The US$ continues to weaken as market participant’s concerns about the threat of a subprime mortgage meltdown in the US housing market has investors aggressively liquidating US$ positions. After the release of weak earning’s reports from two US major companies servicing the US housing industry (Home Depot and Sears), US equity markets tumbled as the fear of contagion seems to be hitting other markets. Also failing to offer the US$ any “lifesavers” yesterday was testimony from Fed Chief Bernanke. Bernnake failed to address market concerns about significant fallout in the housing sector and maintained his anti-inflationary mantra. With the market convinced that inflation pressures remain firmly in check within the US economy, many traders are shaking their heads as to the Fed’s priorities and in turn liquidated their greenback holdings. A further area of concern for the market is the skyrocketing price of energy as predicated by increased geopolitical risk and a record heat wave in the US. The US has recently moved a third aircraft carrier into the Gulf heightening tensions with Iran as the US continues to flex its muscles. With these events as a backdrop, market participants continue to avoid the US$, with further weakness prompting the prospect for global diversification away from the greenback. Look for this trend to continue throughout the remainder of the summer.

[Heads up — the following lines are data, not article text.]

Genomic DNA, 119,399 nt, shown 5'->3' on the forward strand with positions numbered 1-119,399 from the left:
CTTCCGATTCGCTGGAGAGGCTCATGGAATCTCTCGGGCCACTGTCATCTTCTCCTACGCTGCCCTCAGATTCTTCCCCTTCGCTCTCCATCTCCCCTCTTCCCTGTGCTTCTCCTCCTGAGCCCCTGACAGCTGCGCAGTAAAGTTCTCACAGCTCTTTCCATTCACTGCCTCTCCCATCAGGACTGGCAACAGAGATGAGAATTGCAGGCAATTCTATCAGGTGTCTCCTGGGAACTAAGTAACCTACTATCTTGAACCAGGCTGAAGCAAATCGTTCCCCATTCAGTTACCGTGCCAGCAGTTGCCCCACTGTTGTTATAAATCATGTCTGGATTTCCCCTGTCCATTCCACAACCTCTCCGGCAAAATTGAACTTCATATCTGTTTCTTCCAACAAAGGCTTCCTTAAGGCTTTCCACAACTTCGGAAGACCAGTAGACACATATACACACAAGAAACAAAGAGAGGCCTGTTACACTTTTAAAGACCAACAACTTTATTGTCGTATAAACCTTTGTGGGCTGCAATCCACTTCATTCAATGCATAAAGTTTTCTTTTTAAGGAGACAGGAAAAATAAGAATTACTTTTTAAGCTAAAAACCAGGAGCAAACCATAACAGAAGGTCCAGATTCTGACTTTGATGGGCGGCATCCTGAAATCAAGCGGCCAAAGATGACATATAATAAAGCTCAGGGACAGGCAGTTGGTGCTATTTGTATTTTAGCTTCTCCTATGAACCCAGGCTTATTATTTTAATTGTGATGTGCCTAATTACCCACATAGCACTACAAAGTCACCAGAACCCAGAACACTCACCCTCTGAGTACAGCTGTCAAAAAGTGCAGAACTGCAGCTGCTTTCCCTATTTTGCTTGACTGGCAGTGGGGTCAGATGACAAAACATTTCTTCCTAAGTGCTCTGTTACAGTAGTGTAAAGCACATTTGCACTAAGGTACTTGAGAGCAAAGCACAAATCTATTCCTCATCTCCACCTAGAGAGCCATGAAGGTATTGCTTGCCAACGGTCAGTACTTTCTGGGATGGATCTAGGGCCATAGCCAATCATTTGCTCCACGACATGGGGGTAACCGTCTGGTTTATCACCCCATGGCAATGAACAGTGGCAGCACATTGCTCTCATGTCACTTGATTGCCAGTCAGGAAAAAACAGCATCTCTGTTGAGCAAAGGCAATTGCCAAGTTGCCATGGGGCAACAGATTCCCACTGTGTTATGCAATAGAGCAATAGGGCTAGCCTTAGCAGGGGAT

The euro continues to gain as the market shuns the greenback and favors the Eurozone currency. While there are concerns that the US economic slowdown will quicken,, highlighted by a meltdown in the subprime mortgage lending market, the Eurozone economy remains vibrant. Comments overnight from ECB Member Stark in Frankfurt stated that the recent euro gains “reflect the strength of the region’s economy.” He also highlighted the inflation risk posed by increases in money supply. These comments strengthen the market’s perception that the ECB will continue to hike rates this year as economic growth accelerates and inflation pressures mount. On July 5th, ECB Chief Trichet stated that he is prepared to continue hiking rates to curb these pressures. Expect euro gains to dominate as the market continues to buy the Eurozone currency as a surrogate to holding the greenback.
The yen gained overnight following declines in US equity markets prompted concerns that global contagion could be spreading, forcing investors to liquidate carry trade positions. With the threat of further global financial risk, traders are abandoning carry positions, typically used to fund riskier, more aggressive, higher yielding trades. Also helping move the yen higher was the prospect that the Bank of Japan will signal it intends to push rates higher later this summer following its meeting tomorrow. Traders are now forecasting with a 75% probability that the BOJ will hike rates at its August meeting. An unwinding of the carry trade coupled with the prospect for higher Japanese rates continues to promote short-term yen strength.
The pound surged to the highest level in over 26 years against the US$ as speculation mounts that the Bank of England will continue to push rates higher as the US Fed keeps rates in check amidst a slowing housing market. Sterling’s gains can be directly tracked to the yield advantage afforded by the pound amidst an environment of robust economic growth and mounting inflation pressures.